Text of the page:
Go to amazon.com, call up a scratch-and-sniff book titled The Sweet Smell of Christmas and you'll find 55 out of 56 customer reviewers give it a five-star rating.
Not bad for a book that's short on plot but long on snootfuls of chemically contrived hot cocoa and candy canes. "There are certain things in childhood that change the way you view the world as an adult," gushes reviewer Allegra M. Meis. "The Sweet Smell of Christmas is one of those things."
To which I say ... Bah! Humsmell!
Several million Americans probably share that sentiment. Several million people like me who have no sense of smell. Several million noses that are no more functional than the hood ornament on an old DeSoto.
The medical term for the condition is "anosmia." Those afflicted are anosmiacs, though, no surprise, some of us prefer to be known simply as Nozzies.
We're a breed apart from the mass of humanity that's been blessed with properly wired, sugar-plum-shaped olfactory lobes; from the "Olfies" of the world.
Olfies rule. They enjoy a symphony of several thousand odors. They invented roll-on antiperspirant. They created the no-smoking section in restaurants. Oh, how they love to smell the ocean and new-mowed lawns.
For eleven months of the year Nozzies live at relative peace with their scent-deprived selves. Then Thanksgiving comes. Then Hanukkah, Christmas and New Year's hit town.
Fresh-baked cookies. Cinnamon sticks. Mistletoe. Bayberry candles. Wool mittens warming by the radiator. Just-cut Christmas trees that trigger a tumble of childhood memories.
The holiday season is one big scent fest -- and Nozzies don't have admission tickets. It's enough to make an anosmiac want to scour the city in search of something, anything, that can kick an underachieving nose into gear, if only for a nanosecond.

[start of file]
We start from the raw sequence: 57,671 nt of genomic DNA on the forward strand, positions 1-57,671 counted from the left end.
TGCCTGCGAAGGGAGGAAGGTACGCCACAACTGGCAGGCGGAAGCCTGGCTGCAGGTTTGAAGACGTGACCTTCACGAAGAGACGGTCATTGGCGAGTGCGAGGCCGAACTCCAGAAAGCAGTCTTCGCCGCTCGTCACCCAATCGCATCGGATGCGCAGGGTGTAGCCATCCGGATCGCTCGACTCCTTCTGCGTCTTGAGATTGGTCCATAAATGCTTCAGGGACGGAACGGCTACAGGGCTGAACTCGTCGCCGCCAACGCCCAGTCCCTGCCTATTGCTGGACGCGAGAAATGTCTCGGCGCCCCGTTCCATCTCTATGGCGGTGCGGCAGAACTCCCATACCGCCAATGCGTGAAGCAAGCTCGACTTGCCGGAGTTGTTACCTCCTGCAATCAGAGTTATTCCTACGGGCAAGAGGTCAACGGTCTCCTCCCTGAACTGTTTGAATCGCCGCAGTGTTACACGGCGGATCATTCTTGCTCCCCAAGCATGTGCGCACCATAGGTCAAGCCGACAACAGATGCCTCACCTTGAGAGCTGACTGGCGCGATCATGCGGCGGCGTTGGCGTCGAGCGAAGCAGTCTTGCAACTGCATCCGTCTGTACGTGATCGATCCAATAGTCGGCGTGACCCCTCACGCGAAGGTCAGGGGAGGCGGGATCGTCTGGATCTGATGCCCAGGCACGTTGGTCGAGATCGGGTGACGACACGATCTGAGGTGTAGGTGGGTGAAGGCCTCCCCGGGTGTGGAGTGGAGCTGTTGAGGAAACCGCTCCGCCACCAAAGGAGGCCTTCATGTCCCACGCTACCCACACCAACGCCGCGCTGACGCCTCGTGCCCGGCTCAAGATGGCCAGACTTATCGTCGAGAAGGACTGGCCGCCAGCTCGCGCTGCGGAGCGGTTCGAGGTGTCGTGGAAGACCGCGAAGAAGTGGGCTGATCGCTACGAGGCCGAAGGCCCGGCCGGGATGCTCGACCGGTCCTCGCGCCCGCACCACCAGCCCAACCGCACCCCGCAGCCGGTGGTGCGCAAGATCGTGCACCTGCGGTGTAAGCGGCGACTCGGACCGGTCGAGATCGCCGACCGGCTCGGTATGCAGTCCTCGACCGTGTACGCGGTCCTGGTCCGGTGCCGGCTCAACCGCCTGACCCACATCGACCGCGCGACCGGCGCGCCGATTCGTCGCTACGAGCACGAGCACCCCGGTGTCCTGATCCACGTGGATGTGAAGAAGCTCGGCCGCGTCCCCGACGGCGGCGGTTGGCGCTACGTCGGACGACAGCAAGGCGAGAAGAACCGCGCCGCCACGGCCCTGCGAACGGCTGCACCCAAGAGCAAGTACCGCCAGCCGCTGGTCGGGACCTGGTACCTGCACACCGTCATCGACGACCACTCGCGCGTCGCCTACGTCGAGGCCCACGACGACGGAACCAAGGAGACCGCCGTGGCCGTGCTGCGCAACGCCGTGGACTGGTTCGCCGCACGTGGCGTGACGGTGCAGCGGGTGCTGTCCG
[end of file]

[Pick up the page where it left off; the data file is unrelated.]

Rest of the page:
Just once, Santa, please come early and bring a special gift -- a single, solitary Smell of Christmas.
Some Olfie friends insist that Lexington Market is a must-smell. I pay a courtesy call, nosing around Auntie Anne's Pretzels, Harbor City Bake Shoppe, Polack John's Famous Polish Sausage and Berger's Bakery.
I breathe deep. Again and again.
I might as well be hyperventilating in the plumbing-supplies aisle at Home Depot.
Being a reasonable person, I'm willing to lower the sweet-smell bar. What's swamp gas to you, could be French perfume to me.
I make a beeline for the Baltimore Zoo.
Animal Programs Manager Amy Eveleth suggests a close encounter with the zoo's foulest inhabitant: Marty the prehensile-tail porcupine.
Marty's a mensch. He has a gentle disposition, a circus-clown pink nose and a coat of long, black-and-white quills that make him look like a cheerleader's pompom.
Prehensile-tail porcupines live in the rainforests of South America, where they spend their time mostly lounging in tall trees. They rarely come in contact with water, let alone bathe. Stench is one of Marty's defense mechanisms.
"I can smell him now," says Eveleth as she unlocks his walk-in cage. "You don't even have to be downwind."
She describes the bouquet as musky, but "in a bad way." Zoo spokesman Ben Gross likens it to spoiled meat with a hint of fraternity-house rankness.
I stick my face close enough to kiss Marty's clown nose.
Nothing. I could eat raw prehensile-tail porcupine for lunch without so much as popping a breath mint.
I notice a piece of cardboard dangling from the top of the cage. Turns out it's a makeshift air freshener, reminiscent of those teeny, pine-scented trees that Olfies like to hang in their cars. But pine doesn't do it for Marty. He prefers having his cardboard slathered with Right Guard deodorant.
"His sense of smell is actually his best sense," says Eveleth.